Nicola, Pete, Lola and Nell want to travel the world with a difference. We hope to get a taste of many countries without adding to climate change (with needless emissions from aeroplanes) or having to waste hours of holiday time in airport terminals. We hope our adventures inspire you to take a Grand Tour of your neighbourhood whatever the weather. This post is from Nicola
Alnwick Gardens - the amazing 12-acre creation of the Duchess of Northumberland funded by European money and NGOs such as Northern Rock Foundation - is deliberately focused around water, http://www.alnwickgarden.com/about_the_garden/index.asp. While the rest of England seems deluged - Worcester, Battersea are apparently flooded - up in Northumberland they are coping fine with rain, indeed they are used to cold, wet summers.
On the hour, and half hour, the fountains on the cascade are set off by computer and either bubble their way down the waterfall in the manner of a great French palace, like Versailles, or they shoot spurts on to the pavement soaking the innocent who screech in shock. At the base of the fountain is a huge pool with water draining off the walls which children are encouraged to play in.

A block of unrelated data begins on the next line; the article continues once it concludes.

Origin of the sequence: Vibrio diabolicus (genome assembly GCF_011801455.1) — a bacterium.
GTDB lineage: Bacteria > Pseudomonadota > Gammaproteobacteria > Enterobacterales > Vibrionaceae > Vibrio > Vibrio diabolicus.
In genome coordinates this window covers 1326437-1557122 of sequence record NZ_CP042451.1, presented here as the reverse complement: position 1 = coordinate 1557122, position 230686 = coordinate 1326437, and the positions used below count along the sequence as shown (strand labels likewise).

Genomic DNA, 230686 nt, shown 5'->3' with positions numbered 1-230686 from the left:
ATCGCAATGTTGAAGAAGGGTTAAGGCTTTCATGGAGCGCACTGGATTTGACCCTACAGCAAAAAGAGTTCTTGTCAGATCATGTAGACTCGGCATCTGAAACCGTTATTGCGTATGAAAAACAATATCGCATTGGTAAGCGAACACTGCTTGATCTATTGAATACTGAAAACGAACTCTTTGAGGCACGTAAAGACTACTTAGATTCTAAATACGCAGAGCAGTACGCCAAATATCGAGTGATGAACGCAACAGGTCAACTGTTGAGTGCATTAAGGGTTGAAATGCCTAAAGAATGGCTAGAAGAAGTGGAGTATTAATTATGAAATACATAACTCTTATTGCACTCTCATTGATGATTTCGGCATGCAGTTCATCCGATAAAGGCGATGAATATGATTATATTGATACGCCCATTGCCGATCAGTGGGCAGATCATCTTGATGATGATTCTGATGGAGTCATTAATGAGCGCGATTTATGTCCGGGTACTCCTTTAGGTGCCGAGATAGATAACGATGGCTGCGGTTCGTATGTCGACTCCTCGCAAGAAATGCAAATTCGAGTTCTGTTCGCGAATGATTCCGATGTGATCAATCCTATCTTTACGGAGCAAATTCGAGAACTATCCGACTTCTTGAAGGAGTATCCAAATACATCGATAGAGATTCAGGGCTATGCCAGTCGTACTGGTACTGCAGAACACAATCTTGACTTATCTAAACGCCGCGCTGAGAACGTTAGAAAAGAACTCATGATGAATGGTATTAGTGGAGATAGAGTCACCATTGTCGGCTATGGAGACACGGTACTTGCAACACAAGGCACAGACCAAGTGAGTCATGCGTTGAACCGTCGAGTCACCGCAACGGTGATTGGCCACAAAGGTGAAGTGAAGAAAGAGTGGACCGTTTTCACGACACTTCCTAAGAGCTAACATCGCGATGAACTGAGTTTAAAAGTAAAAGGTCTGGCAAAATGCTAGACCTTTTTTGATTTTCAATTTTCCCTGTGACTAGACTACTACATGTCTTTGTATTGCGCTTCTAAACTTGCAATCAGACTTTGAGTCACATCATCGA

About 20 solid-looking plastic diggers are parked there and the kids pedal from one side to the other with cargoes of water they have collected, usually getting wet but invariably grinning from ear-to-ear. You'd have to be a strange child not to enjoy doing this water shuttle all day, every day. Even in their raincoats the kids look as happy as children in India celebrating the first rains of the monsoon.
In contrast all those families who have either had to move out of their homes or got stuck on roads thanks to flooding must be loathing the recent deluges. As ever for anyone with insurance it's always alright in the end - albeit inconvenient for days or months - but with so many floods this year I think we can all expect higher premiums, and less coverage from the insurance companies at our next policy renewal date.
In Northumberland the farmers are very worried about the weather spoiling their crops. This is the time for the silage (grass) to be cut and for grains like wheat and barley to be harvested - something that is not easy to do if your crop has been flattened by yet more rain. Potato blight is also a risk too as the endless rain is washing off the chemical treatments conventional farmers rely on to keep this in check. People's immediate misery from heavy rain is of course the most newsworthy, and provides better pix, but bad harvests are in the long term much more worrying for us all.
I want to find out if this year's wet weather results in more people flying off to drier parts of the world for their holidays... I'm hoping it won't. But I know lots of people feel rain is the big bully that ruins their borders, picnic plans and holidays and thus they deserve a bit of sun, regardless of what it takes to reach that location, or how that adds up to making climate change (the very thing they are trying to escape) worse.